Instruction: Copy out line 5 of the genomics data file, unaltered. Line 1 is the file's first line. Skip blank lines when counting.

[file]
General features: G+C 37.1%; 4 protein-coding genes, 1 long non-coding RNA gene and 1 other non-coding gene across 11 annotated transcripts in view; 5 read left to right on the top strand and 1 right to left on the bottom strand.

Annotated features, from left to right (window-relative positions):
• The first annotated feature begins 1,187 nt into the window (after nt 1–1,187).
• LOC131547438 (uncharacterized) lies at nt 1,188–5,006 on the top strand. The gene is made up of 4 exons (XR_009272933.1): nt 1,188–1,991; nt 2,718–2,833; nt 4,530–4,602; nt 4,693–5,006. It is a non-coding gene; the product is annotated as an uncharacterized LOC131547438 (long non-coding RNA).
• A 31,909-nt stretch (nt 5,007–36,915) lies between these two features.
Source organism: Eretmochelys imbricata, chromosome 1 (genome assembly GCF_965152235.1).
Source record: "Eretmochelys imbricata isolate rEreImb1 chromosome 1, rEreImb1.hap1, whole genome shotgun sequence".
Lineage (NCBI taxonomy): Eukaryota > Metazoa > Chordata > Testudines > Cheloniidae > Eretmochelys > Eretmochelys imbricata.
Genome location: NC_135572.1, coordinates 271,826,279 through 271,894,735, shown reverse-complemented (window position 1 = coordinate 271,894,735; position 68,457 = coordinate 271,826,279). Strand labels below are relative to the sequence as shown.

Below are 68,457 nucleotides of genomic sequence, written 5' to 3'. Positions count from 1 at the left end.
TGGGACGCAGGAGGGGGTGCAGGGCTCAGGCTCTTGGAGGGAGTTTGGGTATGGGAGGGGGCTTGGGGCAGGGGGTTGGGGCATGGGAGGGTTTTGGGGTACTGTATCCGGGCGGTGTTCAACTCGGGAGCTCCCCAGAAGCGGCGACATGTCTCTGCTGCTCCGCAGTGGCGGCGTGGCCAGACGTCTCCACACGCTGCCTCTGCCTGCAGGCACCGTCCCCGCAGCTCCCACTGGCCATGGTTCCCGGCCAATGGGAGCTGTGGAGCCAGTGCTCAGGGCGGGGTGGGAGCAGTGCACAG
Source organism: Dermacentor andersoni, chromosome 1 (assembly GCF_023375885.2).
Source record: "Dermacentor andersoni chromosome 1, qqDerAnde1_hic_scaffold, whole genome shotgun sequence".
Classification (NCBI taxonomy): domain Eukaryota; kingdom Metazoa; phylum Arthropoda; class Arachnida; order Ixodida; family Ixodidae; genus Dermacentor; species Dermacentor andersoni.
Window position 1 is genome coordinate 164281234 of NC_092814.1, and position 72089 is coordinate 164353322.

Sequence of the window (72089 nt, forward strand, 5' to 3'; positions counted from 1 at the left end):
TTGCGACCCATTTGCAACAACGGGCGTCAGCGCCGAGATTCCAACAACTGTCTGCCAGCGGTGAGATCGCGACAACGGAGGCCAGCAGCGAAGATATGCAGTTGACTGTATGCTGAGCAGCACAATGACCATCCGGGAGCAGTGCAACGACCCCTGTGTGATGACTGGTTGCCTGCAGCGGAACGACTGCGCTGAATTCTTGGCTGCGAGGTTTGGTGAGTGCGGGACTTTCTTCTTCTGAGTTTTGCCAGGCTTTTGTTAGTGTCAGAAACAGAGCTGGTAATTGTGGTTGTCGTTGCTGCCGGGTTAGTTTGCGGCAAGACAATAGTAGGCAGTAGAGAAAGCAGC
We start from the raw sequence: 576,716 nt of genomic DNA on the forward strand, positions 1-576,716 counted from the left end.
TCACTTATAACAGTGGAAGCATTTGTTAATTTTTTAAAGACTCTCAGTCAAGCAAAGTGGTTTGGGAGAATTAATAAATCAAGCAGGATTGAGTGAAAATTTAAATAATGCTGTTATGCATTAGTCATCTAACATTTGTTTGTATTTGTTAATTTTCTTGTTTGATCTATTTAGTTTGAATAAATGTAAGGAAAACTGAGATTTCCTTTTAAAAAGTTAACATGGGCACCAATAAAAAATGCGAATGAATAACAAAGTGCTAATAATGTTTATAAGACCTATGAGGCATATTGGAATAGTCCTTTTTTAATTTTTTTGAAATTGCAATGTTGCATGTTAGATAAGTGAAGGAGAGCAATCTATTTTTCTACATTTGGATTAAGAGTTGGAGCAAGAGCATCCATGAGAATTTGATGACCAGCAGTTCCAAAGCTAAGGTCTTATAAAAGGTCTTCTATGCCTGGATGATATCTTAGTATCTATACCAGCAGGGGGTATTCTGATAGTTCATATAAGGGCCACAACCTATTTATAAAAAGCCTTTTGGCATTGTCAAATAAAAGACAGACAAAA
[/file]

• A 31,909-nt stretch (nt 5,007–36,915) lies between these two features.